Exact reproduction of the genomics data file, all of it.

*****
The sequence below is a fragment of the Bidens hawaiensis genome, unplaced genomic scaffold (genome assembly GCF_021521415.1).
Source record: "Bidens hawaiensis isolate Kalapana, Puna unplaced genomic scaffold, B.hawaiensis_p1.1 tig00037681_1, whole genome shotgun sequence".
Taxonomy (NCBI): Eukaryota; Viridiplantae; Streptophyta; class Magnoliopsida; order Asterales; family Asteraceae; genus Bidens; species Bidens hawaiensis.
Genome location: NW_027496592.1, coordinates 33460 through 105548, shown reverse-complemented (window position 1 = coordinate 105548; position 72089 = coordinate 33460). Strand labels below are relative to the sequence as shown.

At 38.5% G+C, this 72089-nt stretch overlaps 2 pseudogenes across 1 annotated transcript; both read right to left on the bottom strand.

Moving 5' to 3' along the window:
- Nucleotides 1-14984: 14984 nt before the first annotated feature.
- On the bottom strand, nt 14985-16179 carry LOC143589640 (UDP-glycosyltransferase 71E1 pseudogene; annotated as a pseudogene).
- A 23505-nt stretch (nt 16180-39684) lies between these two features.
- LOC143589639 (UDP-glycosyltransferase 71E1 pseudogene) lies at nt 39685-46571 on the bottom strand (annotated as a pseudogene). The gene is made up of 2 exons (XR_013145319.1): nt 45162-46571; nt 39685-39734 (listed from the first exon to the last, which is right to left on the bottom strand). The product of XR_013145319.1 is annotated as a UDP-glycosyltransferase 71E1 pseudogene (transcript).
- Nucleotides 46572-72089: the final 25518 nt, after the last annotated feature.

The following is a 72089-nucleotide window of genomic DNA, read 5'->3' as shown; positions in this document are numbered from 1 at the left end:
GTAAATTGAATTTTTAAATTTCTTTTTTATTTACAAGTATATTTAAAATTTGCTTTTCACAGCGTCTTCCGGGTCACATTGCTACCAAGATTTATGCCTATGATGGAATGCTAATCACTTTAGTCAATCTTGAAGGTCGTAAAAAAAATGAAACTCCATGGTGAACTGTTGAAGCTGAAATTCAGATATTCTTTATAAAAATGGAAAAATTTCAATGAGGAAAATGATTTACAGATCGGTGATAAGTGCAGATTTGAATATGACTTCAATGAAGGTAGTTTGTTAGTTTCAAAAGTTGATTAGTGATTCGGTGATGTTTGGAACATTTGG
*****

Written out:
The sequence below is a fragment of the Bidens hawaiensis genome, unplaced genomic scaffold (genome assembly GCF_021521415.1).
Source record: "Bidens hawaiensis isolate Kalapana, Puna unplaced genomic scaffold, B.hawaiensis_p1.1 tig00037681_1, whole genome shotgun sequence".
Taxonomy (NCBI): Eukaryota; Viridiplantae; Streptophyta; class Magnoliopsida; order Asterales; family Asteraceae; genus Bidens; species Bidens hawaiensis.
Genome location: NW_027496592.1, coordinates 33460 through 105548, shown reverse-complemented (window position 1 = coordinate 105548; position 72089 = coordinate 33460). Strand labels below are relative to the sequence as shown.

At 38.5% G+C, this 72089-nt stretch overlaps 2 pseudogenes across 1 annotated transcript; both read right to left on the bottom strand.

Moving 5' to 3' along the window:
- Nucleotides 1-14984: 14984 nt before the first annotated feature.
- On the bottom strand, nt 14985-16179 carry LOC143589640 (UDP-glycosyltransferase 71E1 pseudogene; annotated as a pseudogene).
- A 23505-nt stretch (nt 16180-39684) lies between these two features.
- LOC143589639 (UDP-glycosyltransferase 71E1 pseudogene) lies at nt 39685-46571 on the bottom strand (annotated as a pseudogene). The gene is made up of 2 exons (XR_013145319.1): nt 45162-46571; nt 39685-39734 (listed from the first exon to the last, which is right to left on the bottom strand). The product of XR_013145319.1 is annotated as a UDP-glycosyltransferase 71E1 pseudogene (transcript).
- Nucleotides 46572-72089: the final 25518 nt, after the last annotated feature.

The following is a 72089-nucleotide window of genomic DNA, read 5'->3' as shown; positions in this document are numbered from 1 at the left end:
GTAAATTGAATTTTTAAATTTCTTTTTTATTTACAAGTATATTTAAAATTTGCTTTTCACAGCGTCTTCCGGGTCACATTGCTACCAAGATTTATGCCTATGATGGAATGCTAATCACTTTAGTCAATCTTGAAGGTCGTAAAAAAAATGAAACTCCATGGTGAACTGTTGAAGCTGAAATTCAGATATTCTTTATAAAAATGGAAAAATTTCAATGAGGAAAATGATTTACAGATCGGTGATAAGTGCAGATTTGAATATGACTTCAATGAAGGTAGTTTGTTAGTTTCAAAAGTTGATTAGTGATTCGGTGATGTTTGGAACATTTGG